Nicole Tsai has amassed millions of views on TikTok by sharing videos of a typical day working for Google.
Upon entering the office in one, she grabs a handful of sweets at reception, takes a couple of video calls in themed meeting rooms adorned with gold sequin or butterflies and hangs out with “dooglers” (the dogs of staffers). “And, of course, everything you see in the office is free,” she declares in her voiceover over lunch before “wrapping up her day” in a massage chair.
Last Sunday, though, Tsai went viral with a starkly different video after posting “a day in the life getting laid off at Google”. Captioned with the hashtag #corporatelife, the montage of shots included a grey computer screen locked out of work accounts, Tsai crying, and scenes at Disneyland where she had sought solace.
Like tens of thousands of tech workers in recent weeks, Tsai found herself out of a job amid a brutal reckoning sweeping through the industry. After a years-long hiring spree to support ambitious growth plans, Big Tech is reining in its cost base after sector-wide plunges in share prices triggered by higher interest rates.
Alphabet’s chief executive Sundar Pichai last week said the company had “hired for a different economic reality than the one we face today”, as the Google parent announced it would cut 12,000 staff. Similar justifications were trotted out at Meta, Microsoft and other tech groups dismissing large numbers of people.
“Many people predicted this would be a permanent acceleration that would continue even after the pandemic ended . . . Unfortunately, this did not play out the way I expected,” said Meta chief executive Mark Zuckerberg, as he reduced staffing by 11,000 people.
The chill wind in the sector is not just being felt in job losses, but also in that most distinctive feature of tech life: the office perk. Amid fierce competition for people at a time of huge profits, workers have had a sweetheart deal from Silicon Valley. Companies used an array of benefits and freebies to attract and retain talent as well as to keep employees in the office, preferably wearing branded clothing.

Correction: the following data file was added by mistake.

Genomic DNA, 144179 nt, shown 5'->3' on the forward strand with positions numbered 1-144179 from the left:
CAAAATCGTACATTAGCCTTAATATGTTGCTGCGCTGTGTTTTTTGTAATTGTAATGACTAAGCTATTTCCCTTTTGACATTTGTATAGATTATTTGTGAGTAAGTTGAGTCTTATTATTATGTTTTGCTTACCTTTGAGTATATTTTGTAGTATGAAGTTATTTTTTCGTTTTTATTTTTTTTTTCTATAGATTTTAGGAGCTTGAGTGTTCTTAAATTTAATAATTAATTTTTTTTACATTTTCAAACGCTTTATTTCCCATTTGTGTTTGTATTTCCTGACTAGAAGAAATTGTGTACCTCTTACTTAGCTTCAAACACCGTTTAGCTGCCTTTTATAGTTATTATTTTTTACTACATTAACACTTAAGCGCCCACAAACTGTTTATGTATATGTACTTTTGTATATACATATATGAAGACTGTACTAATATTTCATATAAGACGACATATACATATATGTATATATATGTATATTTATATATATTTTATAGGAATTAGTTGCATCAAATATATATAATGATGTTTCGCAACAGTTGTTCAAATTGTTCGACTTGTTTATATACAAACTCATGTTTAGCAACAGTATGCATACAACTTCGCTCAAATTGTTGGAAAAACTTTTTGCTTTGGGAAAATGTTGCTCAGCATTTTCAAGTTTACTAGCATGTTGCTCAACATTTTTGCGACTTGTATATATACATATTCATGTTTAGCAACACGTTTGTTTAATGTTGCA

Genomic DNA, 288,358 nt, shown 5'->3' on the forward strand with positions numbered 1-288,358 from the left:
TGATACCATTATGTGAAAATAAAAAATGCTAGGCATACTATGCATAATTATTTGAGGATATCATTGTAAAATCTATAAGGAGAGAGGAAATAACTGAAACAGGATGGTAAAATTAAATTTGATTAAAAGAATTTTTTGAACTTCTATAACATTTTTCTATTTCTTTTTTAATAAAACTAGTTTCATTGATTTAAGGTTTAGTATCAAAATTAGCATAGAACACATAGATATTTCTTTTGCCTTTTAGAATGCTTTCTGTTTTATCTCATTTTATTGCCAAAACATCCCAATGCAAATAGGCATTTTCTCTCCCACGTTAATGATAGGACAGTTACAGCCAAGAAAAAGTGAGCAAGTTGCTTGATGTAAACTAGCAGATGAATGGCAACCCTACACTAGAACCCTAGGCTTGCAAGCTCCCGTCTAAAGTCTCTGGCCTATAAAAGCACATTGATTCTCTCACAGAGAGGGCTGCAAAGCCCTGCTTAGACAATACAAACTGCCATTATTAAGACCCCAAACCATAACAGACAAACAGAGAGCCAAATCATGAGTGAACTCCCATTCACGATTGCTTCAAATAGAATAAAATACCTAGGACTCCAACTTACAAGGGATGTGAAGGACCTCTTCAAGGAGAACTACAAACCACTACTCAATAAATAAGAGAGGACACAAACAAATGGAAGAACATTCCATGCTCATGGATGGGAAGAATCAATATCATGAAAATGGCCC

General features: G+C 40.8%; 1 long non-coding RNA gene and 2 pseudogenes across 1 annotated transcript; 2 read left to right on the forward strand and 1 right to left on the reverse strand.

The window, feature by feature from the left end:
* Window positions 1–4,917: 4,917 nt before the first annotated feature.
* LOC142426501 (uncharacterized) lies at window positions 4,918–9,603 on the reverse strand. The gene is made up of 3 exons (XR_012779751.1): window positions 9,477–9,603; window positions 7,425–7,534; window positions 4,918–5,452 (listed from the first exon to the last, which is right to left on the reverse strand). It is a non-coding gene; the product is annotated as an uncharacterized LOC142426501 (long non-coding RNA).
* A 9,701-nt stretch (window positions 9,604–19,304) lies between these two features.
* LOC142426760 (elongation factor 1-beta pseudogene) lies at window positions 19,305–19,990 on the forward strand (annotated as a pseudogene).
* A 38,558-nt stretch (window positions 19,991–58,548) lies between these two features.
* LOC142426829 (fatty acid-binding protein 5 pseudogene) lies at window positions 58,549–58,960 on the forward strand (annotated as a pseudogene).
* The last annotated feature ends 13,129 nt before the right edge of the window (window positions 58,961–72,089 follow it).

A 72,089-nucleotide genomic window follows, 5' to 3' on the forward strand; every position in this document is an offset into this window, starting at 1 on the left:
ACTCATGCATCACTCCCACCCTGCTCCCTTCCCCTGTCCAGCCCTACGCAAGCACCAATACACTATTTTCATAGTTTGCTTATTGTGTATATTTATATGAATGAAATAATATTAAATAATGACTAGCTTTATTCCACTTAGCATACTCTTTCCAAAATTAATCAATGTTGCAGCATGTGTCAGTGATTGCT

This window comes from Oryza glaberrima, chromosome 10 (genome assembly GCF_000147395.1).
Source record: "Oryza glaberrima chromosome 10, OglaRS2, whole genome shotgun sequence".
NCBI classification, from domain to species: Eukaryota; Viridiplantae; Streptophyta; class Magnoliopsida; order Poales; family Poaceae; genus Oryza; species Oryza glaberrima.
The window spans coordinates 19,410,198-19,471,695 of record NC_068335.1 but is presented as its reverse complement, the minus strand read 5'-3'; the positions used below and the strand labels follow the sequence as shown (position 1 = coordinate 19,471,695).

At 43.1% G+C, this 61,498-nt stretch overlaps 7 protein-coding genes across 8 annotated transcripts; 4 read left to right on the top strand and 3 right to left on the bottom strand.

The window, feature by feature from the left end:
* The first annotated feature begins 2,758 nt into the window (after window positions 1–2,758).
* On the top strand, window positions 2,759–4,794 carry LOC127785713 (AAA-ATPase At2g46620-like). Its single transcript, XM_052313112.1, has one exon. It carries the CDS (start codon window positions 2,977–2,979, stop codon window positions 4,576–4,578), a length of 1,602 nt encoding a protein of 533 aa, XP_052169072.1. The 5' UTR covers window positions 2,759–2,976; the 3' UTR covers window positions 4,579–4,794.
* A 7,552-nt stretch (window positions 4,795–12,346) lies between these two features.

When signing a contract at a big tech group, staffers have grown to expect free or heavily-subsidised food, with multiple cuisines in the canteen. Trendy office space is another must, with plenty of breakout spaces for catching up with colleagues and blowing off some steam. Offices are often kitted with gyms and games rooms to keep body and mind healthy.
But with the balance of power tilting away from employees in the current market and with investors putting pressure on executives to boost profitability, companies are cutting back.
In the past year, Meta, which owns Facebook, Instagram and WhatsApp, has reduced its health and wellness benefits, cutting its in-house laundry service, ended taxi credits and slimmed food budgets. Alphabet’s job cuts are reported to have included some 27 in-house massage therapists and Salesforce is said to be ending “wellbeing days” — a day off once a month to focus on health issues.
Meanwhile, Elon Musk has slashed perks along with staff numbers at Twitter following his $44bn takeover in favour of what he calls a hardcore work culture. The company is reported to be transitioning to a “partially paid” food policy and has reduced spending on subsidised travel and mobile phones. And more consequentially for some workers, reports have indicated fertility support benefits are being reduced.
For some employees who have come to like working remotely in the pandemic, office perks might be less of a draw than it once was to spend hours in the office. The adage that there is no such thing as a free lunch still applies.
As one analyst put it: many workers are keeping their heads down and hoping that cutting toro from the sushi bar is the only cut that affects them.
“Strangely, while the loss of perks can feel annoying in the moment, the gifting or removing of perks tends to have very limited impact on our opinions on our workplaces,” says Bruce Daisley, Twitter’s former European vice-president turned consultant on workplace culture. “The Smoothie Delusion is when firms think that gifting small luxuries makes us like our job more. In truth, it has no impact.”
Some cutbacks may have been inevitable. A prescient former vice-president at Facebook is said to have cautioned staffers at a company off-site a few years ago: “None of this is real; it won’t last for ever.”